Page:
That’s enough for starters. You may not like parts of my list but the truth is that Christians disagree in substance and experience on these subjects and more. They are mostly based on normalized deviance that has become our groupspeak.
More importantly, they are not core teachings of Christianity or Jesus. They just aren’t. When Christians insist on arguing and being identified by these issues they are playing into the trap of focusing in the wrong place – on something rather than someone. That shallowness is why people ignore or grow stale in the faith. Or just leave it.
When we focus on things – theological positions, morals, and ways of doing – they are our own collection of flat earth beliefs. Popular but not credible or correct. And it is killing the church.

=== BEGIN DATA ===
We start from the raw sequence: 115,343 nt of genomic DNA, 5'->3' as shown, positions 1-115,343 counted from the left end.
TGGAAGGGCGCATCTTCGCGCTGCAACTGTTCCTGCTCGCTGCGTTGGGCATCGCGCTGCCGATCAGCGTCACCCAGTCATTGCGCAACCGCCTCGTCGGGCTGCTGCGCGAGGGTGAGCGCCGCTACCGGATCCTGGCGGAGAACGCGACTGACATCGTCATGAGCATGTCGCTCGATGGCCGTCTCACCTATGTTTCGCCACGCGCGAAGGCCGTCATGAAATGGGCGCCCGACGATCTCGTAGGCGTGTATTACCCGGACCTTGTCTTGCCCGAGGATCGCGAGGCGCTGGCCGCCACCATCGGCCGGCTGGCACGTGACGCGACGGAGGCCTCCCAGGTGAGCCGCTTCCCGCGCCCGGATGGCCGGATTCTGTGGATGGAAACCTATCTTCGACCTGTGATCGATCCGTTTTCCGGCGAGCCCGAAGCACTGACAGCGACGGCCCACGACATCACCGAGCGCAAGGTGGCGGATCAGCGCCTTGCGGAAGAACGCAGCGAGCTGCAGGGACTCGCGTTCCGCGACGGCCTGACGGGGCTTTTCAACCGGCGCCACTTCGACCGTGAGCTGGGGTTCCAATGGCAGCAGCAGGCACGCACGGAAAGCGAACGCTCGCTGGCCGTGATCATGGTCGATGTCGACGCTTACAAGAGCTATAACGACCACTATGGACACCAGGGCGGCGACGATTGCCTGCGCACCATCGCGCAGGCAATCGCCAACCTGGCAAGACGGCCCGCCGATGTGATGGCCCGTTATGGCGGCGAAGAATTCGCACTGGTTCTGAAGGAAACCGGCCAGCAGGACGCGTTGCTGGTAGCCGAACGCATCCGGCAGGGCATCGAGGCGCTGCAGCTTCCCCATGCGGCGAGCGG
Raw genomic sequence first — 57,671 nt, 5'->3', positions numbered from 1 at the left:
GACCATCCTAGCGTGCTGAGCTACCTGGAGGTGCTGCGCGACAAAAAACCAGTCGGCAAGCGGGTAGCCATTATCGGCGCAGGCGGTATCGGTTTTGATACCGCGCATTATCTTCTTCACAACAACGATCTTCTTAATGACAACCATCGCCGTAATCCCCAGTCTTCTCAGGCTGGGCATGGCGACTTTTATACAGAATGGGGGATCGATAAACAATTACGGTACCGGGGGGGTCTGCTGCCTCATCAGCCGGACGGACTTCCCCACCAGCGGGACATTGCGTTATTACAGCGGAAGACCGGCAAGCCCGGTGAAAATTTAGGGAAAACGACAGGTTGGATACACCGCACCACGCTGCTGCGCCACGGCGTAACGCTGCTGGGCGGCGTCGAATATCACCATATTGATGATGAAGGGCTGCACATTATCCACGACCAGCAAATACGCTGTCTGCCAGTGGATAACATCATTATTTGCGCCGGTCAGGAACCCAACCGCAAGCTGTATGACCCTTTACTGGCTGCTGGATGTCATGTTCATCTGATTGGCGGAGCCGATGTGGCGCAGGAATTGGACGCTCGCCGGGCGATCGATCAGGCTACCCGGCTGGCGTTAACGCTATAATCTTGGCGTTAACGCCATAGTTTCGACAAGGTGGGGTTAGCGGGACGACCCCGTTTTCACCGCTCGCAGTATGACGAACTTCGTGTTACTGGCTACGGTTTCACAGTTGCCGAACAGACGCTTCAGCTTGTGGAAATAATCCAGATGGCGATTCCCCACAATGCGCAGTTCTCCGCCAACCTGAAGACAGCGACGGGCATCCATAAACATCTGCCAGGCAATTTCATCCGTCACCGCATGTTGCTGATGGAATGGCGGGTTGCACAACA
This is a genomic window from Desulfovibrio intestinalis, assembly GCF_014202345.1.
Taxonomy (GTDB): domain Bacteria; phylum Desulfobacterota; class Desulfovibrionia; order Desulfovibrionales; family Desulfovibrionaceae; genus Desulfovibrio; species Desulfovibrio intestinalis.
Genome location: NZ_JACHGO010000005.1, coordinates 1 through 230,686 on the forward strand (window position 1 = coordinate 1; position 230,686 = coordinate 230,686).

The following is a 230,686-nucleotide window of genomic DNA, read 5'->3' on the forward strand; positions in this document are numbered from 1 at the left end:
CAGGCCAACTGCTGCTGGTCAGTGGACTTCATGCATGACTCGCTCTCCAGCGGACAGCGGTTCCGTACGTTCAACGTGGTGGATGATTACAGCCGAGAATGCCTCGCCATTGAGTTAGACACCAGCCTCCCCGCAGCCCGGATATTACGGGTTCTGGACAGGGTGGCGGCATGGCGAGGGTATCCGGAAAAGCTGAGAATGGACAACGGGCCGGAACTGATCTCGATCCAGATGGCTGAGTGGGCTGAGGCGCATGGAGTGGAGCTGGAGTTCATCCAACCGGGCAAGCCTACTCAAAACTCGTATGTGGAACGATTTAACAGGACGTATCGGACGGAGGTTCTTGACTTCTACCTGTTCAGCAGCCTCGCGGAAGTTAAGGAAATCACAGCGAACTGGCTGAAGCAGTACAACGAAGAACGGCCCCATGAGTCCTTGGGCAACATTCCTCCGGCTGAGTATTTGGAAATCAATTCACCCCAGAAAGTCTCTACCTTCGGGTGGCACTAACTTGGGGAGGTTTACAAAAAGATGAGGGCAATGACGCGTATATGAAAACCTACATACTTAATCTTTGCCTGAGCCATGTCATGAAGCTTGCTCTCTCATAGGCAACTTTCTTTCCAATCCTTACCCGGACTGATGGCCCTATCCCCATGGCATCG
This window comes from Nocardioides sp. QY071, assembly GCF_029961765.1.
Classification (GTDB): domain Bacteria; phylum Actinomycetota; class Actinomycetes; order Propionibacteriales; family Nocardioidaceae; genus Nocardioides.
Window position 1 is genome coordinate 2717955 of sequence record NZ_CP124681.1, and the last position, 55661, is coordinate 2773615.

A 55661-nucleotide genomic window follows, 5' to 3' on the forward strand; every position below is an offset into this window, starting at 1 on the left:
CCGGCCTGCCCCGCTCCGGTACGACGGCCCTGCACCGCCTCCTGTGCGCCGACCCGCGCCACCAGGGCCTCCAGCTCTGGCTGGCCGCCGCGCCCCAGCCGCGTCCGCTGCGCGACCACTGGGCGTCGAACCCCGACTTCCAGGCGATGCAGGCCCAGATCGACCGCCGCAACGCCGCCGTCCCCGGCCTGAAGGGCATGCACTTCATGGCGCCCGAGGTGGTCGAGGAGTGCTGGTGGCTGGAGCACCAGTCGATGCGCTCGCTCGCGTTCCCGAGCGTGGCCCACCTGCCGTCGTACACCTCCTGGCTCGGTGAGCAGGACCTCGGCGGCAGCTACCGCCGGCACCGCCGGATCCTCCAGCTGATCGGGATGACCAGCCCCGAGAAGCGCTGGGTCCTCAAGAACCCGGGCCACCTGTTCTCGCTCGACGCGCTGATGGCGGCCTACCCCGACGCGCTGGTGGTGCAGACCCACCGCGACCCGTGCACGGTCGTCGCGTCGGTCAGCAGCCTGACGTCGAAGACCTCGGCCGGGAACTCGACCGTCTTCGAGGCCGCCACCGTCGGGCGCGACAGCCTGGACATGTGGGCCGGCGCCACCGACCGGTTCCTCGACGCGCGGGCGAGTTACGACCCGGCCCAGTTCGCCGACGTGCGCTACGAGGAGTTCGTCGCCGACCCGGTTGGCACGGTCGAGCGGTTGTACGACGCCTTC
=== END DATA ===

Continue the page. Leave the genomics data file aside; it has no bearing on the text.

So, kinda tired here, Brian. Any more rambles?
Yes, it’s like the Jesus fish. You know those fish on the back of cars that tell you the person inside is a born again Christian? And no, I don’t know why either.
First, some religious person monetized a symbol of early Christianity and started selling it. Then evangelicals bought it because they can. Meanwhile we were making the science of evolution into a highly public thing we were against.
And you’ve probably noticed these days that lots of Jesus fish have recently evolved and grown Darwin feet… Very clever. Very embarrassing.
You see, being about things is shifting and subjective. There is no future in being about something – that way is narrow, shallow and temporary. Instead, let’s be known for the Someone who is loving, life-giving and eternal.
There, I’m finished rambling. For now.